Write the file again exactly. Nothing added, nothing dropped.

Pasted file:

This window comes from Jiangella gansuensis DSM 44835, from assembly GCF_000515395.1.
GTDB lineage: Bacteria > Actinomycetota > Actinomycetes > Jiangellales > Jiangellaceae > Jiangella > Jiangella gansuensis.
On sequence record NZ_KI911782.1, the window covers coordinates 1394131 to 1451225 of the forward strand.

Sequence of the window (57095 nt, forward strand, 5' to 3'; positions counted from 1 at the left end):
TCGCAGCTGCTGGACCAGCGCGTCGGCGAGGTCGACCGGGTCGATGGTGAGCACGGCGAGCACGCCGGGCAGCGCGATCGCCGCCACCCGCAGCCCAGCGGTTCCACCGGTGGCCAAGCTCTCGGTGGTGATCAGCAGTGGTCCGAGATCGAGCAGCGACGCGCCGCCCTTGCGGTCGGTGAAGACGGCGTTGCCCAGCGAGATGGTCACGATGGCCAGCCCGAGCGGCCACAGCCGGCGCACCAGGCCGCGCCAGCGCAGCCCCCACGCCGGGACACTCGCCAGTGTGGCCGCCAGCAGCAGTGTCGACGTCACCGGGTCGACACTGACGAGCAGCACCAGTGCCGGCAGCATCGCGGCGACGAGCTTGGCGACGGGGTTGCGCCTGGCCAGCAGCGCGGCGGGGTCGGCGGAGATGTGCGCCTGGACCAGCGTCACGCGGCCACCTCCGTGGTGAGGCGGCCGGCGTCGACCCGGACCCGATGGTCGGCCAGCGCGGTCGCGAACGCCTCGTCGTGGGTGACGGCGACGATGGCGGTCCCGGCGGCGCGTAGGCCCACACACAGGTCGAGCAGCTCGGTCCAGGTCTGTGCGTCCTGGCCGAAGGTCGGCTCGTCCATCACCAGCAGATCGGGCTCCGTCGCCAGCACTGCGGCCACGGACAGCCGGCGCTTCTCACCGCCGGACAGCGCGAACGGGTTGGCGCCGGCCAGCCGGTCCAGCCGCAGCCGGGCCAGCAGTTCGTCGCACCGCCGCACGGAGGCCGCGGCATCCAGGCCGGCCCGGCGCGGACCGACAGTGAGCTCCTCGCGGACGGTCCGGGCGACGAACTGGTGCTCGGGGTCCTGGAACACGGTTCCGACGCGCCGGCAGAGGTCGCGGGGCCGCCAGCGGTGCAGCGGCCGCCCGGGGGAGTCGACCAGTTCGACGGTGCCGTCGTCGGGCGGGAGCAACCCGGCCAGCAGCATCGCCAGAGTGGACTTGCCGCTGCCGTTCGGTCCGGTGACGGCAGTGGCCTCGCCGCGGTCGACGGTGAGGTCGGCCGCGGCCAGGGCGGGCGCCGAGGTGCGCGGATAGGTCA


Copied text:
This window comes from Jiangella gansuensis DSM 44835, from assembly GCF_000515395.1.
GTDB lineage: Bacteria > Actinomycetota > Actinomycetes > Jiangellales > Jiangellaceae > Jiangella > Jiangella gansuensis.
On sequence record NZ_KI911782.1, the window covers coordinates 1394131 to 1451225 of the forward strand.

Sequence of the window (57095 nt, forward strand, 5' to 3'; positions counted from 1 at the left end):
TCGCAGCTGCTGGACCAGCGCGTCGGCGAGGTCGACCGGGTCGATGGTGAGCACGGCGAGCACGCCGGGCAGCGCGATCGCCGCCACCCGCAGCCCAGCGGTTCCACCGGTGGCCAAGCTCTCGGTGGTGATCAGCAGTGGTCCGAGATCGAGCAGCGACGCGCCGCCCTTGCGGTCGGTGAAGACGGCGTTGCCCAGCGAGATGGTCACGATGGCCAGCCCGAGCGGCCACAGCCGGCGCACCAGGCCGCGCCAGCGCAGCCCCCACGCCGGGACACTCGCCAGTGTGGCCGCCAGCAGCAGTGTCGACGTCACCGGGTCGACACTGACGAGCAGCACCAGTGCCGGCAGCATCGCGGCGACGAGCTTGGCGACGGGGTTGCGCCTGGCCAGCAGCGCGGCGGGGTCGGCGGAGATGTGCGCCTGGACCAGCGTCACGCGGCCACCTCCGTGGTGAGGCGGCCGGCGTCGACCCGGACCCGATGGTCGGCCAGCGCGGTCGCGAACGCCTCGTCGTGGGTGACGGCGACGATGGCGGTCCCGGCGGCGCGTAGGCCCACACACAGGTCGAGCAGCTCGGTCCAGGTCTGTGCGTCCTGGCCGAAGGTCGGCTCGTCCATCACCAGCAGATCGGGCTCCGTCGCCAGCACTGCGGCCACGGACAGCCGGCGCTTCTCACCGCCGGACAGCGCGAACGGGTTGGCGCCGGCCAGCCGGTCCAGCCGCAGCCGGGCCAGCAGTTCGTCGCACCGCCGCACGGAGGCCGCGGCATCCAGGCCGGCCCGGCGCGGACCGACAGTGAGCTCCTCGCGGACGGTCCGGGCGACGAACTGGTGCTCGGGGTCCTGGAACACGGTTCCGACGCGCCGGCAGAGGTCGCGGGGCCGCCAGCGGTGCAGCGGCCGCCCGGGGGAGTCGACCAGTTCGACGGTGCCGTCGTCGGGCGGGAGCAACCCGGCCAGCAGCATCGCCAGAGTGGACTTGCCGCTGCCGTTCGGTCCGGTGACGGCAGTGGCCTCGCCGCGGTCGACGGTGAGGTCGGCCGCGGCCAGGGCGGGCGCCGAGGTGCGCGGATAGGTCA